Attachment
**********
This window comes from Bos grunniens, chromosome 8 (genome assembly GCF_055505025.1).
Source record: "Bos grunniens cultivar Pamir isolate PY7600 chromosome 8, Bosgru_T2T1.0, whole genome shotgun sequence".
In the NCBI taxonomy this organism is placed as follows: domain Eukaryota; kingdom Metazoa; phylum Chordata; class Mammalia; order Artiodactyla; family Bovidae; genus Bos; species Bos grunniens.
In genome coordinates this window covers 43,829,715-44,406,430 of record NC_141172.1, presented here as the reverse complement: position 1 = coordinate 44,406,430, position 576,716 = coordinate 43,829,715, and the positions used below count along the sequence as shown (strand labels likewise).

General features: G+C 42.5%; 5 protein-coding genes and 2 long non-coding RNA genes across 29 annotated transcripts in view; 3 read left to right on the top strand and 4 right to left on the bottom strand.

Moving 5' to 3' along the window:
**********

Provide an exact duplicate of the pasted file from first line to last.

This window comes from Bos grunniens, chromosome 8 (genome assembly GCF_055505025.1).
Source record: "Bos grunniens cultivar Pamir isolate PY7600 chromosome 8, Bosgru_T2T1.0, whole genome shotgun sequence".
In the NCBI taxonomy this organism is placed as follows: domain Eukaryota; kingdom Metazoa; phylum Chordata; class Mammalia; order Artiodactyla; family Bovidae; genus Bos; species Bos grunniens.
In genome coordinates this window covers 43,829,715-44,406,430 of record NC_141172.1, presented here as the reverse complement: position 1 = coordinate 44,406,430, position 576,716 = coordinate 43,829,715, and the positions used below count along the sequence as shown (strand labels likewise).

General features: G+C 42.5%; 5 protein-coding genes and 2 long non-coding RNA genes across 29 annotated transcripts in view; 3 read left to right on the top strand and 4 right to left on the bottom strand.

Moving 5' to 3' along the window: